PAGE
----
# How do I write a function that changes current frame to 150 if current frame is 250

I've a script that starts render animation from frame 1 to 250, I want a script that changes the current frame to 150 when it reaches 250

I'm trying to write a function that changes current frame to 150 if current frame is 250

here's my code:

def stop_playback(scene):
if scene.frame_current == 250:
bpy.ops.screen.animation_cancel(restore_frame=False)

bpy.app.handlers.frame_change_pre.append(stop_playback)

bpy.ops.screen.animation_play()

def change_frame():
if scene.frame_current == 250:
bpy.data.scenes["Scene"].frame_set(150)

change_frame()


here's my console output:

>>> def change_frame():
...     if scene.frame_current == 250:
...         bpy.data.scenes["Scene"].frame_set(150)
...
>>> change_frame()
Traceback (most recent call last):
File "<blender_console>", line 1, in <module>
File "<blender_console>", line 2, in change_frame
NameError: name 'scene' is not defined

• Should be a Python only question. Python need indentations (tabs) inside a block. def is a block (add a tab under it) If is a block (add a second tab level under it). But see Python docs, it's better. – lemon Jul 25 '19 at 11:56
• @lemon upd: edited – cxnt Jul 25 '19 at 12:01
• See blender.stackexchange.com/questions/145980/…. Your last edit: 'change_frame' is called inside 'change_frame' and with no parameters (it is called inside due to the indentation). – lemon Jul 25 '19 at 12:07
• Also have a look here blender.stackexchange.com/questions/143273/… at the "Scene handler" part. The idea it is done is if you dont remove before adding you will append several times the same handler. – lemon Jul 25 '19 at 12:16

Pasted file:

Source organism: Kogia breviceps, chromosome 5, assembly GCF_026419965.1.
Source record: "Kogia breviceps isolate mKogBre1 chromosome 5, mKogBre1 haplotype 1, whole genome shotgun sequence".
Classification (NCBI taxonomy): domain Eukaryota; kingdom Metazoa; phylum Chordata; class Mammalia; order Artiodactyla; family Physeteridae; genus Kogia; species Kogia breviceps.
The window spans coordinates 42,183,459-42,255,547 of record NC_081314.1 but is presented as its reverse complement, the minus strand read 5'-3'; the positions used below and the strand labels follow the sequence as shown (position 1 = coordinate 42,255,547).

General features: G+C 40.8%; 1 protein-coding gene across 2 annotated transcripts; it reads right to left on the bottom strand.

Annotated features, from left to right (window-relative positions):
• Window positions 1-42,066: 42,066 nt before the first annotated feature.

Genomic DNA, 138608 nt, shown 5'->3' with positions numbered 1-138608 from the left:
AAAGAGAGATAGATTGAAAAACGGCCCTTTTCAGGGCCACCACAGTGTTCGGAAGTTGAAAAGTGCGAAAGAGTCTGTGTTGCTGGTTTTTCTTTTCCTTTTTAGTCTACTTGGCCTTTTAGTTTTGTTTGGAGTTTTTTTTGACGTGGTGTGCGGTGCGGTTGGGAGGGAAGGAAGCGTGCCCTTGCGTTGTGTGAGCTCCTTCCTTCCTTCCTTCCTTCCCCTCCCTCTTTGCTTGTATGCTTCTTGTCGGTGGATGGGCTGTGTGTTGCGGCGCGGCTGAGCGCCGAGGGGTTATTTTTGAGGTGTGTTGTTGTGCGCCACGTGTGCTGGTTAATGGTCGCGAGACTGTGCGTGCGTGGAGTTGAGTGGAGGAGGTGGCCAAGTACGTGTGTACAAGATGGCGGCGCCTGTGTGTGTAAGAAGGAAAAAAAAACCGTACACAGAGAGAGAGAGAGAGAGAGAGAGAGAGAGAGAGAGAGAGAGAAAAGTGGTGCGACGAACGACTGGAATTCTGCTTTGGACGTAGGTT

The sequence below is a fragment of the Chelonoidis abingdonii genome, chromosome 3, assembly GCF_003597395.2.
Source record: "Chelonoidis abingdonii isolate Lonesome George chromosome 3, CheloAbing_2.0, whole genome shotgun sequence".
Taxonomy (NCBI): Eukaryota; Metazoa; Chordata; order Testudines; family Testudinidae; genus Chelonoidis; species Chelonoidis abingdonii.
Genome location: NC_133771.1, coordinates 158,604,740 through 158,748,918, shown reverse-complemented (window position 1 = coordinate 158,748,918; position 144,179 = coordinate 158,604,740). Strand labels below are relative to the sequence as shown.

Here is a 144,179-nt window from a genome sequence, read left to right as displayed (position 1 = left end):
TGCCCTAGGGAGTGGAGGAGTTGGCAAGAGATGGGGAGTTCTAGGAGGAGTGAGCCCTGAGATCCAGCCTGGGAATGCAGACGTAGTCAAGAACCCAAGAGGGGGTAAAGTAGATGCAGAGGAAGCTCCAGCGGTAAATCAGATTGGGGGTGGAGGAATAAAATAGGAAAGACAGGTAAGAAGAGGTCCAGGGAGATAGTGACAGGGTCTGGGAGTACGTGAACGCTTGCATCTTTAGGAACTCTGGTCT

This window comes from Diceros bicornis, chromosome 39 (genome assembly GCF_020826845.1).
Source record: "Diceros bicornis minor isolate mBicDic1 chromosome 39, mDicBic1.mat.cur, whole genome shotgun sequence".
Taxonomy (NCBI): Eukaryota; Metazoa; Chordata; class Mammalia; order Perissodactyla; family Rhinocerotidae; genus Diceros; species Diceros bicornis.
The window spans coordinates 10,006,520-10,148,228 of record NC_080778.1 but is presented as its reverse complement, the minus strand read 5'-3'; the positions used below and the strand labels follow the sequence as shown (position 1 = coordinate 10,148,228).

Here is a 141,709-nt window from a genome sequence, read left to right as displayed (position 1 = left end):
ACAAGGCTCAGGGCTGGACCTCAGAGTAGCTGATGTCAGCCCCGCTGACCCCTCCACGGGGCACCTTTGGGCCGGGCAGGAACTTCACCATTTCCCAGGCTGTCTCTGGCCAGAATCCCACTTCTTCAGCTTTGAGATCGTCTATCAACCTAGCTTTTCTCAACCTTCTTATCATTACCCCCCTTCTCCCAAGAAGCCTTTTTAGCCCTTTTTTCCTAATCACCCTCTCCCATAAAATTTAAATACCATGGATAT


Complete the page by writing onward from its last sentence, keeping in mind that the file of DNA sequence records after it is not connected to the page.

• There shouldn't be any indentations in front your def change_frame():. And also, scene is not a references at that function. The scene in other function block should not be called here. You might want to pass that value as a parameter inside the parentheses def change_frame(scene_at_this_function):. – Hikariztw Jul 25 '19 at 13:00

Scene.frame_set(...)

All handlers take a single argument, scene. In some handlers, load for example, the scene argument has value None in which case is often referred to as "dummy"

import bpy

def skip_playback(scene):
if scene.frame_current >= 250:
scene.frame_set(150)

bpy.app.handlers.frame_change_pre.append(skip_playback)


The scene in the handler is the scene being "handled".. Using a data reference like bpy.data.scenes["Scene"] is a slippery slope, when there is no scene named "Scene" or there is another scene's handler will set its frame.

Similar functionality could be achieved by setting the scene frame start and end, or preview start and end.

On your error, it is a basic syntax error in that you have not defined scene in the change_frame method.

I would recommend, when you are new (or not) to python, when you get an error you don't understand make a search for "Python NameError" (based on the error type NameError in this case)